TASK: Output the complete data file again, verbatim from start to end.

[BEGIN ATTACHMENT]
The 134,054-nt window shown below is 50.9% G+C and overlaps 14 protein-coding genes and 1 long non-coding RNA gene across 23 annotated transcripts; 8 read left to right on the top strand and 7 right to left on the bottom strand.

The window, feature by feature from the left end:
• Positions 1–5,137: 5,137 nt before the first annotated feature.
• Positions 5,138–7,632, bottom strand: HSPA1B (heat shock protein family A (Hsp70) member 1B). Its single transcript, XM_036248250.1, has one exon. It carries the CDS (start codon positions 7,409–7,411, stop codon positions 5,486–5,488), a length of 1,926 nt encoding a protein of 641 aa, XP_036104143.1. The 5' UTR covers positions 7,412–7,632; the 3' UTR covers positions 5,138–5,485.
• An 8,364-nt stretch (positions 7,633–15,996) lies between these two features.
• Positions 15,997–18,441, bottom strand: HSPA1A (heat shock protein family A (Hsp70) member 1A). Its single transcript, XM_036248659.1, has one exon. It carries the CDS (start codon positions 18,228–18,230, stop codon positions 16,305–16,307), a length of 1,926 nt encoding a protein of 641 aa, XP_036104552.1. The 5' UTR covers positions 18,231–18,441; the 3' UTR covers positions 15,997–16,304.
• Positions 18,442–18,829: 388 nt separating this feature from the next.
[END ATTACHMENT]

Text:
The 134,054-nt window shown below is 50.9% G+C and overlaps 14 protein-coding genes and 1 long non-coding RNA gene across 23 annotated transcripts; 8 read left to right on the top strand and 7 right to left on the bottom strand.

The window, feature by feature from the left end:
• Positions 1–5,137: 5,137 nt before the first annotated feature.
• Positions 5,138–7,632, bottom strand: HSPA1B (heat shock protein family A (Hsp70) member 1B). Its single transcript, XM_036248250.1, has one exon. It carries the CDS (start codon positions 7,409–7,411, stop codon positions 5,486–5,488), a length of 1,926 nt encoding a protein of 641 aa, XP_036104143.1. The 5' UTR covers positions 7,412–7,632; the 3' UTR covers positions 5,138–5,485.
• An 8,364-nt stretch (positions 7,633–15,996) lies between these two features.
• Positions 15,997–18,441, bottom strand: HSPA1A (heat shock protein family A (Hsp70) member 1A). Its single transcript, XM_036248659.1, has one exon. It carries the CDS (start codon positions 18,228–18,230, stop codon positions 16,305–16,307), a length of 1,926 nt encoding a protein of 641 aa, XP_036104552.1. The 5' UTR covers positions 18,231–18,441; the 3' UTR covers positions 15,997–16,304.
• Positions 18,442–18,829: 388 nt separating this feature from the next.